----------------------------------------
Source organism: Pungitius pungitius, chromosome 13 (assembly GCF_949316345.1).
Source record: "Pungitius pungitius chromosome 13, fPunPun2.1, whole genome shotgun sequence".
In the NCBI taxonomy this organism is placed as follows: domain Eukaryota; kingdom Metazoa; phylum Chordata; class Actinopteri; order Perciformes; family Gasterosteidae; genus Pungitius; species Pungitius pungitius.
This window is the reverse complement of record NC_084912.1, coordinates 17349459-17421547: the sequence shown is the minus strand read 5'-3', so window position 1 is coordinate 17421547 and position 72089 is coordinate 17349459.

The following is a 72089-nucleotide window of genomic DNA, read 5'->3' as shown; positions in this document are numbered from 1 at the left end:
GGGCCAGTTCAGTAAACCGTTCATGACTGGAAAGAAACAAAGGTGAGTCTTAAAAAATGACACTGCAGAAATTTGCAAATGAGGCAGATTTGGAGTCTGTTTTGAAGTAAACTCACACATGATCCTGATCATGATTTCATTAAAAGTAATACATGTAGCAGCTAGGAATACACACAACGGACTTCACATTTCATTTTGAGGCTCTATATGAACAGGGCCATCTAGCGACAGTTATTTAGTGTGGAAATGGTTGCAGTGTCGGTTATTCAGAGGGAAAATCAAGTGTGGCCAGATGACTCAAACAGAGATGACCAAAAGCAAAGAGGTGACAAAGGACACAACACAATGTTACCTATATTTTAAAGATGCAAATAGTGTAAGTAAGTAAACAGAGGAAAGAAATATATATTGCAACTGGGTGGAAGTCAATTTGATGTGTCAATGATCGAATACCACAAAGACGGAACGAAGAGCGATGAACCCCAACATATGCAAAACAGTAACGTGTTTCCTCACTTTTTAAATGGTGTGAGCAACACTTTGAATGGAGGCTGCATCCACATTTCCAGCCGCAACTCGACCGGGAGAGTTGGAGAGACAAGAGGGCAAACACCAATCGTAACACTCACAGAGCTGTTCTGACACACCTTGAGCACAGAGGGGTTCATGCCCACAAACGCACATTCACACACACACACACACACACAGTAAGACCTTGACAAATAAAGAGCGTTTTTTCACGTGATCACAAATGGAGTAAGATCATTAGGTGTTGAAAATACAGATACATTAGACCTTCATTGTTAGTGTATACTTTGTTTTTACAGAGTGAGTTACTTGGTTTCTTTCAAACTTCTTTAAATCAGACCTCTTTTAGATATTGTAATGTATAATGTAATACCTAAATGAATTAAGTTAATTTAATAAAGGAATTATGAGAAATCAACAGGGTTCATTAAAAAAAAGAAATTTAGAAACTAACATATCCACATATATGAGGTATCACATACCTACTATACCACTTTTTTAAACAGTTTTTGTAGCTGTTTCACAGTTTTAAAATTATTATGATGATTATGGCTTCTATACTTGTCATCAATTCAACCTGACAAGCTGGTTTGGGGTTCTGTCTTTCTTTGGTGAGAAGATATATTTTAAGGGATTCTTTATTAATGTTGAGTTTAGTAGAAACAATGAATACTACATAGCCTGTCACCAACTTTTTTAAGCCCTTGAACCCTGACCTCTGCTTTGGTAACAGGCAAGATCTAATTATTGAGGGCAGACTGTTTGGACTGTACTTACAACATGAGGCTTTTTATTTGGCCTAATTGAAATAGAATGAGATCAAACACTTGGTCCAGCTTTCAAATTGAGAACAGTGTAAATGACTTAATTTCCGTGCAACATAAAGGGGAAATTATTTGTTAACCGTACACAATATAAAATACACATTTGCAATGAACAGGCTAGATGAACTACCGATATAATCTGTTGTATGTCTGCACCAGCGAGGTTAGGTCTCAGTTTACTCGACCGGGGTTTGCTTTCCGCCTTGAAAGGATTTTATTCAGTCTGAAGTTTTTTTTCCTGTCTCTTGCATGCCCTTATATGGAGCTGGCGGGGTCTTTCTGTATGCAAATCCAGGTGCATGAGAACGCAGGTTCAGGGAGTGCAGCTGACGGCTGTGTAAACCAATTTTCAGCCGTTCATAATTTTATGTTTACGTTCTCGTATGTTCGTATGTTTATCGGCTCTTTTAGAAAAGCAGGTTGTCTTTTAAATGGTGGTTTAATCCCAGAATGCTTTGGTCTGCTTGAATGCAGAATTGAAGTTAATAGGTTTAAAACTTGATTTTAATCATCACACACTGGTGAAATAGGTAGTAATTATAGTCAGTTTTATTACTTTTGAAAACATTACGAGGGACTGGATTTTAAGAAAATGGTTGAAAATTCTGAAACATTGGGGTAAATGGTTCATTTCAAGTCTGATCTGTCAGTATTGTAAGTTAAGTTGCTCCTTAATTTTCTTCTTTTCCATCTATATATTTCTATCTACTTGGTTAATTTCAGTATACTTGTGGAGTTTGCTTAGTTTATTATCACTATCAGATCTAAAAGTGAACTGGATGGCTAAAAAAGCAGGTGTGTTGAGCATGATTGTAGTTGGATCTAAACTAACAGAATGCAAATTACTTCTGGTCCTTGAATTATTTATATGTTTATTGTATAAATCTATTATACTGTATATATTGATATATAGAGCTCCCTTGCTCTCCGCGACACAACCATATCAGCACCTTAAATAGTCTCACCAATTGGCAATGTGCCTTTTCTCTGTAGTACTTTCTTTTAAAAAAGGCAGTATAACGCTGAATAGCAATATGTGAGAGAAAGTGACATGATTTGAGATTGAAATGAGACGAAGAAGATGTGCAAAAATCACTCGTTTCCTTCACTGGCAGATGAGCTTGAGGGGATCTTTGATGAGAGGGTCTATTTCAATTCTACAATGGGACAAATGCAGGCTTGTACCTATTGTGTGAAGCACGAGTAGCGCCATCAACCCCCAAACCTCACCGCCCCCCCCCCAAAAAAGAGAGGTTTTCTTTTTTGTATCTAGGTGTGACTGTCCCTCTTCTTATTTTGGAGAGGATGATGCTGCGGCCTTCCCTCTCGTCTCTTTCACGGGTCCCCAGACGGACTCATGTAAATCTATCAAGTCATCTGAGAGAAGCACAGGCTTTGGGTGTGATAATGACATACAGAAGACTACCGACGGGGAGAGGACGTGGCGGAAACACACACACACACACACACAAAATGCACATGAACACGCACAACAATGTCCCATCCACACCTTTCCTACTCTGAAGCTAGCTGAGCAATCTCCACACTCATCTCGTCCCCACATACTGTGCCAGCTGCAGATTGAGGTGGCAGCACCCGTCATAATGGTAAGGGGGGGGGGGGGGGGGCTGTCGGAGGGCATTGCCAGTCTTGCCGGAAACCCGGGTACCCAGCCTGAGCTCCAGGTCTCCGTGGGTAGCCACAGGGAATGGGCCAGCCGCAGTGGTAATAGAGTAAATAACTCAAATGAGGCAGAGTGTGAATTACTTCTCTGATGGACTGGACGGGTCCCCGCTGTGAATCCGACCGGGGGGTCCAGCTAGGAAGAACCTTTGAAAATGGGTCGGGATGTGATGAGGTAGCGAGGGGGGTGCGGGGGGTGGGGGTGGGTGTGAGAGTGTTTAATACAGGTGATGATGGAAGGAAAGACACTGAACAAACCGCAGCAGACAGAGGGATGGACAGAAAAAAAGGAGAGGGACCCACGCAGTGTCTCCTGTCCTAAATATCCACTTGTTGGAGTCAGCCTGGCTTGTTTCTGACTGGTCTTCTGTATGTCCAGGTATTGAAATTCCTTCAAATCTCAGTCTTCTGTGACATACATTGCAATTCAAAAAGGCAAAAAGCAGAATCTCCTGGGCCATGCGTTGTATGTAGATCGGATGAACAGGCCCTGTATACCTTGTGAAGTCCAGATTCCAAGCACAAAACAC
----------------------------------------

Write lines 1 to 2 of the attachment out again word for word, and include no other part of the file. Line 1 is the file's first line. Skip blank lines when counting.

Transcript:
Source organism: Pungitius pungitius, chromosome 13 (assembly GCF_949316345.1).
Source record: "Pungitius pungitius chromosome 13, fPunPun2.1, whole genome shotgun sequence".